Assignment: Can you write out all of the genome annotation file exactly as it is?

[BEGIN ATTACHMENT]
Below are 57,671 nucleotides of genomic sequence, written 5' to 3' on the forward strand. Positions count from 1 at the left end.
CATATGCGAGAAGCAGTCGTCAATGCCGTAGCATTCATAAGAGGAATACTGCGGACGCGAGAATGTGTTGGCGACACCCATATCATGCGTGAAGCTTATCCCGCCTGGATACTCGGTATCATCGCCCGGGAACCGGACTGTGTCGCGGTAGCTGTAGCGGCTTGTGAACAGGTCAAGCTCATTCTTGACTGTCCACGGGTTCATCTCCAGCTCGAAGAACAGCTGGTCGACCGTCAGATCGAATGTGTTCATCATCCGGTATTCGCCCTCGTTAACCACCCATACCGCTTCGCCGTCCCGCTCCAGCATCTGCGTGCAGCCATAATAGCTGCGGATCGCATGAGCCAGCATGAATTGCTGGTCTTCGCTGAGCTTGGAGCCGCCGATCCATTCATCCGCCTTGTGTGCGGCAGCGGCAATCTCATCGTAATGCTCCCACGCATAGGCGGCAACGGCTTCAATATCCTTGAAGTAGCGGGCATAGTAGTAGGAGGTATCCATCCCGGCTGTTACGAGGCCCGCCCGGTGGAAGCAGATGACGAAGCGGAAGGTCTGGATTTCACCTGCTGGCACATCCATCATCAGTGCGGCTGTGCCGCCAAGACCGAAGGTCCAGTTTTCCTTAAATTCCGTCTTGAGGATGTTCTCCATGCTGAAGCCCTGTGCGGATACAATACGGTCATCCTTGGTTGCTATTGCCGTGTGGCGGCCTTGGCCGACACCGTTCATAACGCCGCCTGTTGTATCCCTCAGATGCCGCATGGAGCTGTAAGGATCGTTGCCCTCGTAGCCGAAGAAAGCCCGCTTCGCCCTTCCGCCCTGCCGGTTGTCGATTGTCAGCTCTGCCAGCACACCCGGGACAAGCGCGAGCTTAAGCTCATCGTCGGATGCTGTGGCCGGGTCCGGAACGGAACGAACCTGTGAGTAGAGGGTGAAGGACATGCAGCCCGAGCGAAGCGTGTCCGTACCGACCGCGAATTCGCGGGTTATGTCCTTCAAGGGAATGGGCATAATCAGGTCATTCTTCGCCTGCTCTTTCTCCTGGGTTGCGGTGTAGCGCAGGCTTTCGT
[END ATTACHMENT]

Below are 57,671 nucleotides of genomic sequence, written 5' to 3' on the forward strand. Positions count from 1 at the left end.
CATATGCGAGAAGCAGTCGTCAATGCCGTAGCATTCATAAGAGGAATACTGCGGACGCGAGAATGTGTTGGCGACACCCATATCATGCGTGAAGCTTATCCCGCCTGGATACTCGGTATCATCGCCCGGGAACCGGACTGTGTCGCGGTAGCTGTAGCGGCTTGTGAACAGGTCAAGCTCATTCTTGACTGTCCACGGGTTCATCTCCAGCTCGAAGAACAGCTGGTCGACCGTCAGATCGAATGTGTTCATCATCCGGTATTCGCCCTCGTTAACCACCCATACCGCTTCGCCGTCCCGCTCCAGCATCTGCGTGCAGCCATAATAGCTGCGGATCGCATGAGCCAGCATGAATTGCTGGTCTTCGCTGAGCTTGGAGCCGCCGATCCATTCATCCGCCTTGTGTGCGGCAGCGGCAATCTCATCGTAATGCTCCCACGCATAGGCGGCAACGGCTTCAATATCCTTGAAGTAGCGGGCATAGTAGTAGGAGGTATCCATCCCGGCTGTTACGAGGCCCGCCCGGTGGAAGCAGATGACGAAGCGGAAGGTCTGGATTTCACCTGCTGGCACATCCATCATCAGTGCGGCTGTGCCGCCAAGACCGAAGGTCCAGTTTTCCTTAAATTCCGTCTTGAGGATGTTCTCCATGCTGAAGCCCTGTGCGGATACAATACGGTCATCCTTGGTTGCTATTGCCGTGTGGCGGCCTTGGCCGACACCGTTCATAACGCCGCCTGTTGTATCCCTCAGATGCCGCATGGAGCTGTAAGGATCGTTGCCCTCGTAGCCGAAGAAAGCCCGCTTCGCCCTTCCGCCCTGCCGGTTGTCGATTGTCAGCTCTGCCAGCACACCCGGGACAAGCGCGAGCTTAAGCTCATCGTCGGATGCTGTGGCCGGGTCCGGAACGGAACGAACCTGTGAGTAGAGGGTGAAGGACATGCAGCCCGAGCGAAGCGTGTCCGTACCGACCGCGAATTCGCGGGTTATGTCCTTCAAGGGAATGGGCATAATCAGGTCATTCTTCGCCTGCTCTTTCTCCTGGGTTGCGGTGTAGCGCAGGCTTTCGT